About the guest
Glenn represents the voice of the customer, with responsibility for Twilio’s technical support, customer success, customer experience, professional services, and systems integrator partner teams. Before Twilio, Glenn was co-founder of Appirio, a leading cloud consultancy and top global partner of Salesforce, Workday, and Google, and he has also led consulting and support teams at numerous public software companies. Glenn received a BS in Computer Science from the U.S. Naval Academy, and an MS in Computer Science from Rensselaer Polytechnic Institute.
*”There’s no fast path to admiral or general in the army. The value of that is not just the respect you get from peers and teams, but also confidence. I would never wanna start my career in a position [that’s] too high… You’ve gotta keep your eye on the goal, [which] is to build experiences and build confidence. The career ladder comes. it will come by you excelling at your job, being a good teammate. But you don’t want to come in on day one and be like, ‘How do I make my way to level 3, 4, 5, 6, 7?’”
*”Where automation makes people’s lives easier, you want it and you wanna push it. You shouldn’t have to do anything other than text a message to a number to accomplish something. That’s good automation. Then there’s bad automation, which is annoying, which is marketing driven and non-consensual. When you’re forced to talk to a chatbot instead of a human, because you can just tell they’re trying to cut costs. That’s an unnatural level of automation. It’s not a customer experience-centric way to build.”
*”One of the things Twilio talks about all the time is conversations with customers that start out as an automated conversation should be able to seamlessly drift into a live conversation and back, and be recognized as a single thread. That to me is one of the ultimate manifestations of customer engagement, where it crosses channels and feels like a continuous conversation. That’s one of the things we preach at Twilio. Customer engagement, meeting customers where they want to be met, not where you want to meet.”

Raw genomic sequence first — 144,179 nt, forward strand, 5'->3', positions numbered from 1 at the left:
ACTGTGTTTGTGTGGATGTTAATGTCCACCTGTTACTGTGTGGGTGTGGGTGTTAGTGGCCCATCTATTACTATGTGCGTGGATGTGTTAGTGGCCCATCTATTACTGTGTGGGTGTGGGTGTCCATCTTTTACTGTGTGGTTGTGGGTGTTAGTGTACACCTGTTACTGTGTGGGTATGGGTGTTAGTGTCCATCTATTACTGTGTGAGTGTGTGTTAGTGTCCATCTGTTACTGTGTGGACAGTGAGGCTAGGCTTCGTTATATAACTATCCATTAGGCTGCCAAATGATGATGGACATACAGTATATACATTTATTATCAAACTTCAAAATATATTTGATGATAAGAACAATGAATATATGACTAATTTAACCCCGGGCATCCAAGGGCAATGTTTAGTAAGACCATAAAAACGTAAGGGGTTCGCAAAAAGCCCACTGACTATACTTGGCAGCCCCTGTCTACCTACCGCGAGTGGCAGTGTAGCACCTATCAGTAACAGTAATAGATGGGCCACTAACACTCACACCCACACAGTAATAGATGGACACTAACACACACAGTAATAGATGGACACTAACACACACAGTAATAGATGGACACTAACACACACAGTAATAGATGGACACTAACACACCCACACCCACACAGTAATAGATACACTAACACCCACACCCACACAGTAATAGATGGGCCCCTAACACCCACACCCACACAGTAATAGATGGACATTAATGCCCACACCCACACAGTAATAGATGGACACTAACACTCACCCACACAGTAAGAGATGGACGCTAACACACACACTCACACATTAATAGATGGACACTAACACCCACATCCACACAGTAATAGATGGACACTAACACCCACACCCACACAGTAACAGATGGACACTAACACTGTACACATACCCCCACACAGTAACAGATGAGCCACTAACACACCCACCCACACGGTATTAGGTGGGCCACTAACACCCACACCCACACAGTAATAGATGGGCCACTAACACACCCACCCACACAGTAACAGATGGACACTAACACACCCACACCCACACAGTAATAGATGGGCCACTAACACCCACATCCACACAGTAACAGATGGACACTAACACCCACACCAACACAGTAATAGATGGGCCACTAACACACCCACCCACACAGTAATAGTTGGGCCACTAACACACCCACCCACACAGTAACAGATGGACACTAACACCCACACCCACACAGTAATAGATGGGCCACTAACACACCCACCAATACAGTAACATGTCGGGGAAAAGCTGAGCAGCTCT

*“I kind of think of this as like Maslow’s hierarchy of needs translated into technology or for any company. This is a theory that says that if you don’t take care of someone’s basic needs, you haven’t really earned the right to their attention for some higher order stuff. For humans, the basic needs are shelter, food, and oxygen. And now you can start talking about higher level things like fulfillment and satisfaction. So at Twilio, the version of that is the basic needs of our customers. Their messages need to reach their recipients. Their messages need to comply with requirements so they’re not blocked or filtered by carriers. You need to be able to send the volume of messages… If we don’t take care of those basics, we haven’t earned the right to talk about improving your marketing strategy, improving your ROI on customer engagement. All that stuff comes later. And that’s really a lot of the Twilio value proposition, but we don’t have the right to talk about that until we handle the basics.”